Engrams, in order to have their destructive power, must be hidden from the view of either the individual or the group (an interesting aspect of occultism, to be discussed later). Bringing an engram properly into full view results, always, in the “aha!” phenomenon.

They say we study history so as not to repeat past mistakes, which we often do anyway, because a lot of history is either inadequately recorded (hidden), altered (hidden), or just plain wrong (really hidden). Or people just aren’t taught it (another way things get hidden).

For instance, the founding fathers of the United States were very interested in what happened to the Roman Republic and, with limited records, divined as much as they could of all its mistakes in an effort to try and prevent the United States from falling prey to the same errors (group engrams).

The Roman Republic had been cascading from one kind of emergency (group engram) to the next, where special emergency powers (dictatorship) were given to one general or another. Finally, Gaius Julius Caesar grabbed power and became Rome’s first authoritarian dictator for life, and that was the end of the Republic.4

In 1933, about three years after the stock market crash of 1929 (group engram), the president, Franklin Roosevelt, took emergency powers and these powers have never been given up, effectively destroying, seemingly forever, the U.S. tripartite system (group engram). Clearly, the founding fathers did their best to set up a government that would not repeat the Roman Republic’s mistakes, but engrams are a fact of life, and if you don’t manage to keep on top of them, then history will indeed repeat itself. (By the way, I reviewed high school history books back in the ‘80s and was horrified by what I found. There was nothing of the above, that’s for sure, and now look at where we are.)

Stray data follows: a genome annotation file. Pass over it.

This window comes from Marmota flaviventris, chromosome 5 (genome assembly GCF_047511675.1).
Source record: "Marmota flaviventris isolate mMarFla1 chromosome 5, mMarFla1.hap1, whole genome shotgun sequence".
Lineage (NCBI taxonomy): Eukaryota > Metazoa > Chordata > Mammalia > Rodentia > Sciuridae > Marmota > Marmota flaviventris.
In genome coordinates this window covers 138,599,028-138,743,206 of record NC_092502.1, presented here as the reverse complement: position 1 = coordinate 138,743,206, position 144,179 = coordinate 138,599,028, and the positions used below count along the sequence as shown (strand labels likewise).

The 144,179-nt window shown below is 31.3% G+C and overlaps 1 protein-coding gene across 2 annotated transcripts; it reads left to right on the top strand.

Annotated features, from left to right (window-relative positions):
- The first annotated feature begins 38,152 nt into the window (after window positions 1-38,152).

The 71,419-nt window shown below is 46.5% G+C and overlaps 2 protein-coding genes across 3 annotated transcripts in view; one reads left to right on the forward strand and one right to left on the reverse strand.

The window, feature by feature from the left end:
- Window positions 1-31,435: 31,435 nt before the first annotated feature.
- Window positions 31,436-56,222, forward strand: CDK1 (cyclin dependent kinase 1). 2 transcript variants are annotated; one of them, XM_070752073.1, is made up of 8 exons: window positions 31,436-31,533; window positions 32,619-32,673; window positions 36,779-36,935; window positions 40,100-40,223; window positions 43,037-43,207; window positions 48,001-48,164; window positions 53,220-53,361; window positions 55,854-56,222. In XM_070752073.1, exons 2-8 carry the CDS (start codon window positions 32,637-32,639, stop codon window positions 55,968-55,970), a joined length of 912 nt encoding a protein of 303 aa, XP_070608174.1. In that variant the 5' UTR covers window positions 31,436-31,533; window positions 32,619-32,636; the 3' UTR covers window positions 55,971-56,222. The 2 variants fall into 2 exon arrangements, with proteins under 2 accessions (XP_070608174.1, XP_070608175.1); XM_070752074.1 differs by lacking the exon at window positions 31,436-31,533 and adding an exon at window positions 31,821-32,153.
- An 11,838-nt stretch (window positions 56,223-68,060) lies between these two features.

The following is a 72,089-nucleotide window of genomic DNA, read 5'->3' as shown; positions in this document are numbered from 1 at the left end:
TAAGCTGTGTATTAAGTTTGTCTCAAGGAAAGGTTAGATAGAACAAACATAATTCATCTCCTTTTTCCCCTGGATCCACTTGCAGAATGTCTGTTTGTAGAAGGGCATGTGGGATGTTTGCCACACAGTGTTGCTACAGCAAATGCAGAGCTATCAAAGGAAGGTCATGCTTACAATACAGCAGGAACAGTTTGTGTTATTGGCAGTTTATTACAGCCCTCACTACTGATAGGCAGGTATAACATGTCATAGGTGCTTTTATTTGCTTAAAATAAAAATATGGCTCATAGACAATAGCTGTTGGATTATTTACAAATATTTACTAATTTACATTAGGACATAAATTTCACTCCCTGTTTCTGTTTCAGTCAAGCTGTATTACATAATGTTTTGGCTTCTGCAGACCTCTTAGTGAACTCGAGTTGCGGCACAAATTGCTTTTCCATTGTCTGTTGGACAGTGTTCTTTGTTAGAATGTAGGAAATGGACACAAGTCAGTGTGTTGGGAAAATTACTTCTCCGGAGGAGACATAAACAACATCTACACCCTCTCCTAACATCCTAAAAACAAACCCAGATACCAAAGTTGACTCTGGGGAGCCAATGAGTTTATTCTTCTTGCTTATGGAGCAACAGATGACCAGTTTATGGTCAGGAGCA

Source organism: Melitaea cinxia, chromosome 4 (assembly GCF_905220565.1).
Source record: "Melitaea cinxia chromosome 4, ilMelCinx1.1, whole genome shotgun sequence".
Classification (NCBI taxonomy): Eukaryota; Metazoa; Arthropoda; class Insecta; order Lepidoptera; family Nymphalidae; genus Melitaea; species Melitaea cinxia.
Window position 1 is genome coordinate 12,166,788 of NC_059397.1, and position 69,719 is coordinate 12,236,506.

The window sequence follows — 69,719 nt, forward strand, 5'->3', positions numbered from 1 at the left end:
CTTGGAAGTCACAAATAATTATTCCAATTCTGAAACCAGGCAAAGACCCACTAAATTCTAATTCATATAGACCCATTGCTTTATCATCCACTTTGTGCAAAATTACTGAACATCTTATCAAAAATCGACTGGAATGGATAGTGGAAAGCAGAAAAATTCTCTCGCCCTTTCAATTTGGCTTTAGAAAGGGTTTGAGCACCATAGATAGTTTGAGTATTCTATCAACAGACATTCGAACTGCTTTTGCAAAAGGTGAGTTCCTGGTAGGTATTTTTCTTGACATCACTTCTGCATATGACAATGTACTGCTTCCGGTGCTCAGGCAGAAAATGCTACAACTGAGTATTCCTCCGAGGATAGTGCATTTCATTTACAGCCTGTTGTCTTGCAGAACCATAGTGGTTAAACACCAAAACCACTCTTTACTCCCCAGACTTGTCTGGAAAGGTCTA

You may say, this is all too simple, but if it was, we wouldn’t be continuously cascading from one emergency to another, endlessly repeating past errors with such reckless abandon and, even, enthusiasm (the U.S. response to 9/11 comes to mind, then there was the so-called housing crash, and now puffed-up pandemics).

There are ways to get at the information, ways to bring it into the light for the group, and ways to discover whether the process has been achieved successfully. How? Well, it is all too common for us to “discover the problem” and yet not achieve any improvement in the situation or condition. This means that you haven’t completed the process because when you do, you always get an improvement in the condition (“aha!”). It’s a mechanic of the process, not a whim or matter of chance. You can no more avoid an improvement in the condition by this means than you could avoid flying safely from New York to Los Angeles if the plane was well designed, properly maintained, and piloted by experts (not that any sane person wants to be in Los Angeles or New York anymore, which doesn’t say much for me, haha).